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"City Of Spokane"
"Betty Marian "
B-29 #44-69910
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Crew 17's B-29 was named "City of Spokane" since the Airplane Commander was from Washington State and the name "Betty Marion" was for the daughter of Pilot Philip Schild*. They would fly a total of 24 missions with the 39th Bomb Group on Guam. They got off to a wild start; their first was Tokyo on Friday, April 13th. Fires could be seen over 200 miles caused by planes that had gone over the target earlier. Flak was moderate but very intense to the new men of P-17 but they sustained no damage that maiden venture.

Two days later at Kawaski, P-17 saw their first "Fireballs" and learned they were part of the "Kamikaze Squadrons." The crew learned about flak holes and the damage they could make. The crew decided to paint each patch with red paint.

Next mission was their first in formation rather than alone. Opposition was practically non-existent but a leaking engine cause the Flight Engineer to shut down number 3 north of Iwo Jima. A pattern was developing for P-17; the pattern was of failures.

Kushira mission on 27 April added more spice to their lives. Flak was meager but they were met with 25 fighter planes that use every possible method to knock them down. They were met with air-to-air phosphorous bombs as well as cannon and guns. Another engine lost from a 20 mm shell hitting the wing flap of Number 4. They four confirmed kills and several damaged on this one.

They would loose another on the Otia City mission, which was their fifth mission.

Crew 17 had a "milk run" on Nagoya, 14 May, but two days later on the same target, they would loose Number 4 again. Three times out the last four trips north on three engines. They hit Hammatsu on 19 May and Tokyo on 24 May no problems.

The second trip to Tokyo on 26 May was much different. Flak was accurate and all planes were hit with damage. In the case of P-17, it was a couple of Jap fighters that picked them as primary target. Diving in from both sides, they were able to hit the crew pretty good. A 20MM shell hit the navigator, 2nd Lt. Walter Rossig, Jr., killing him almost instantly. No. 1 and No. 3 engines were also lost. After what seemed like forever, the fighters broke off and returned to Japan. Capt. Barton was having trouble keeping the bomber in the air and decided they would strip the plane in hopes of keeping it flying. Starting at the tail and working forward, we tossed overboard every item that was not bolted down and some that were. They finally leveled off at 2000 feet and limped toward Iwo Jima. Iwo was "socked in" so it was on to Saipan.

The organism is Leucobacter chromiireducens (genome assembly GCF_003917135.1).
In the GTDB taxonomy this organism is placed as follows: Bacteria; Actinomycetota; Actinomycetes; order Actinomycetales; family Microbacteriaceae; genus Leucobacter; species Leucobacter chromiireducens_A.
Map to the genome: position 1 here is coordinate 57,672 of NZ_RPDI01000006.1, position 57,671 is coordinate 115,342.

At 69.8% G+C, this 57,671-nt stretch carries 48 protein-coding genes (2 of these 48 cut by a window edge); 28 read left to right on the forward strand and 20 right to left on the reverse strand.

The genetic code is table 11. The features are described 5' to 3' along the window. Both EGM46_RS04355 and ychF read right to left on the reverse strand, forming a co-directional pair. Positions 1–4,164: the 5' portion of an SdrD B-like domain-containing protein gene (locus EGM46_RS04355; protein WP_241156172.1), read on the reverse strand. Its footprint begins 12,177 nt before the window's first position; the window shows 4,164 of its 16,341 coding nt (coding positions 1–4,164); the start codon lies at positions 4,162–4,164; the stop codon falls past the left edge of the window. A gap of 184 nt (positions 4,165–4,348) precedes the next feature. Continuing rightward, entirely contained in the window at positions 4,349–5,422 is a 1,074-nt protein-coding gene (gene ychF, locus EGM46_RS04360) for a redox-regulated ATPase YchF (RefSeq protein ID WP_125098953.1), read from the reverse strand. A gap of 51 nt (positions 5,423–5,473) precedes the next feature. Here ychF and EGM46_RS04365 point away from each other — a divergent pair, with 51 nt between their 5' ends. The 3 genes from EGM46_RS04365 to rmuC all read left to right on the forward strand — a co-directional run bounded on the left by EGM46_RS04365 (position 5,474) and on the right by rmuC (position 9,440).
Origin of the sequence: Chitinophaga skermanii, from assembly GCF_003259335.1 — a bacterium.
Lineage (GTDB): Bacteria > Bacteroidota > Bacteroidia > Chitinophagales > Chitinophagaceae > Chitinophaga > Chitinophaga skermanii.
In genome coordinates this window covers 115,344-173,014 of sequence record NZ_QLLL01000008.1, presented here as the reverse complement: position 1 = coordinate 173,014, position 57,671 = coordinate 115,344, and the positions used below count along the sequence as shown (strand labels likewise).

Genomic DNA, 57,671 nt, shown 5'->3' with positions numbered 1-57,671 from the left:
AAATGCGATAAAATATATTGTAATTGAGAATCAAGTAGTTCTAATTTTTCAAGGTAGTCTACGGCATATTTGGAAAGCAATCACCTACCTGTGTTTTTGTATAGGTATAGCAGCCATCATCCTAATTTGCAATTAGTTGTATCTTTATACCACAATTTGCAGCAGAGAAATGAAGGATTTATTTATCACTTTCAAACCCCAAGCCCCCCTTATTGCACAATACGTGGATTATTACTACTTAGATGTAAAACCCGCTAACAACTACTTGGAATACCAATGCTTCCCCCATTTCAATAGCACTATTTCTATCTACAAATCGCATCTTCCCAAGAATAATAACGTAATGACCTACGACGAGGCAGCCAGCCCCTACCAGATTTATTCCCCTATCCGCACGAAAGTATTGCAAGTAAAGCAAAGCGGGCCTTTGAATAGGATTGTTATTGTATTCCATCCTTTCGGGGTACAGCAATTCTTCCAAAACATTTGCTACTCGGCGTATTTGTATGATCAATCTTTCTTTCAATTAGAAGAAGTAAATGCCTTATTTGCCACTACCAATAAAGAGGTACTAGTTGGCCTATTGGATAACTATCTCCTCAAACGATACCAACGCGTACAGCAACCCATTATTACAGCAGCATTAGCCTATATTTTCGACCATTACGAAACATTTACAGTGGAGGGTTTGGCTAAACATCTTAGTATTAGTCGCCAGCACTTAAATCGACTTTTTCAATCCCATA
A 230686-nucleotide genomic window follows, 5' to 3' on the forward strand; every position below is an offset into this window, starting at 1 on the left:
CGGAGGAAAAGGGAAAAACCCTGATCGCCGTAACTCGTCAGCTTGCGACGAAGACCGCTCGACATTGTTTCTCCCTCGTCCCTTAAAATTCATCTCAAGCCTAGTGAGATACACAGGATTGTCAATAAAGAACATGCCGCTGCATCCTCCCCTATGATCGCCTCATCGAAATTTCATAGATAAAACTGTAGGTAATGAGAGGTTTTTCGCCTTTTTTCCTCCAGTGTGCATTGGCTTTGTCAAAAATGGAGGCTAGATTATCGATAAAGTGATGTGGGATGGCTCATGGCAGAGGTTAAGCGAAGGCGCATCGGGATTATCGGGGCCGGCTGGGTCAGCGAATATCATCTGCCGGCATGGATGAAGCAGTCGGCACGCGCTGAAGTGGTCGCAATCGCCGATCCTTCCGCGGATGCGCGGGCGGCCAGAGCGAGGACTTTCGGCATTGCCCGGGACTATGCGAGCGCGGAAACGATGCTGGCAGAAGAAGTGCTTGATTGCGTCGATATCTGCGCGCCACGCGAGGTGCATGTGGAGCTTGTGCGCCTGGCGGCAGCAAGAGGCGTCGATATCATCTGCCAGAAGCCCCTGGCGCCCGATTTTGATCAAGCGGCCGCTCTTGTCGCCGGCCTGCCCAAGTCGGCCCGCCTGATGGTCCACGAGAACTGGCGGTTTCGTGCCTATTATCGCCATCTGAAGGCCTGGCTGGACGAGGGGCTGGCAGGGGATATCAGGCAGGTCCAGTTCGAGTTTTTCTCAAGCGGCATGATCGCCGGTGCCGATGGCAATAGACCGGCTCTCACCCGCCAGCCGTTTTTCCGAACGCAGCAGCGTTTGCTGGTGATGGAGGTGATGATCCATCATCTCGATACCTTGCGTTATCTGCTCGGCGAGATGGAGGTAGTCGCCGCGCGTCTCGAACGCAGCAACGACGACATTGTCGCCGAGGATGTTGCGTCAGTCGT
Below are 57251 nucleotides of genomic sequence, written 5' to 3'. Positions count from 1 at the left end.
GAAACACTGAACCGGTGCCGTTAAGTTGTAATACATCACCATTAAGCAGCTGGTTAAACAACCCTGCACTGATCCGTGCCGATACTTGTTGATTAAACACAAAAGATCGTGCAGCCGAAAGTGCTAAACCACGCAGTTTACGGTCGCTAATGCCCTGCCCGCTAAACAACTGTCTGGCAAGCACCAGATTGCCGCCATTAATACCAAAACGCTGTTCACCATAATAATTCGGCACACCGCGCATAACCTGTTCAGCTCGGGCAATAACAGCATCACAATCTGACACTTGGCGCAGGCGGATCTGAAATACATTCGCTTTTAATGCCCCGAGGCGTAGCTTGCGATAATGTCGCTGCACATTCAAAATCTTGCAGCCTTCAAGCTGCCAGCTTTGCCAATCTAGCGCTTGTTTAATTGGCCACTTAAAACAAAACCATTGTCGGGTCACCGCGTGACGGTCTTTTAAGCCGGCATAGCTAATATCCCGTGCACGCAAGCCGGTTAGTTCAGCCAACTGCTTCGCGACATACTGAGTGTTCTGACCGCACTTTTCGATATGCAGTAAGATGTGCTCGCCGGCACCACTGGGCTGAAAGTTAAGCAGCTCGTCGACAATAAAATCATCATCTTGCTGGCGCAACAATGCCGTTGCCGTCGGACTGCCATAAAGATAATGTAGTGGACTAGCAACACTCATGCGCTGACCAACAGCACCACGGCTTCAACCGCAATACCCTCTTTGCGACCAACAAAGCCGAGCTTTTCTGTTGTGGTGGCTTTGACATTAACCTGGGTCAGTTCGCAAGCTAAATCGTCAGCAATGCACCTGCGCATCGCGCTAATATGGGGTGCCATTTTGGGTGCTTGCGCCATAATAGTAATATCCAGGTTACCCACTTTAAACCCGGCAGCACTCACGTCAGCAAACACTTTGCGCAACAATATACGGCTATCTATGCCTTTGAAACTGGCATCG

The fuel was calculated to get to Saipan, Barton requested a direct landing. A direct landing was granted on Tinain granted. They managed to get off the runway and onto the apron before fuel expired. They remained on Tinian for six days for repairs.

5 June, at Kobe, they sustained minor damage to their plane during the bomb run. One of the damaged B-29's struggled to keep up. Barton maneuvered P-17 over the crippled plane and escorted it out of the flak and fighters back to Guam. A few new red spots appeared on their ship. The Distinguished Flying Cross was awarded for the service to the "Crippled Bird."

One abort and 2 milk runs later, Crew 17 was one of 26 planes in on the destruction of the port of Kogshima. Flak was very heavy and small arms quite intense and aaccurate with one more running battle with fighters over 100 miles.

Then some easy missions to Shizuoka and Tamashima and some more red paint to cover the patch holes. 26 June they would start for Nagoya, but the Number 1 engine swallowed a piston and so they aborted and returned to Guam.

P-17 was selected as "Dumbo" for the Nobeoka raid. Sixteen hours later we returned to base. No trouble or casualties. We circled over a submarine 20 miles off shore, Mission 18!

The Ogaki raid was unique in that there was a correspondent onboard broadcasting the bomb run back to Stateside. We arrived over the target at 0315. There were no fighters, no flak, nothing that any crew member barely stayed wake for. However you would have thought that we were over Tokyo in all the flak in the war with a million fighters on the attack. Oh Well! Anything for the home front! We had mission 22," said Al Kyler, tail gunner.

It was Mito for the 23rd mission and Isesaki on August 15 for our 24th mission. One and a half hours out of Guam on the return and the radio reported 'The War Was Over.' We were done with our combat flights to Japan.

Albert & Marylou Kyler
2000 Reunion
All the material of the proceeding events were recorded by the tail gunner of P-17 after each mission. All are factual events involving P-17 and may or may not have involved any other crew. In the event we have stirred up memories of crew experiences, so much the better for after all, we went through a lot together and remembering is no sin, " Submitted by Al Kyler, Tail Gunner, P-17

Crew 17 Main Page
60th Squadron Crew Index
Sources: "History of the 39th Bomb Group"; 39th BG Scrapbook, Adam Braver, grandson Philp Schild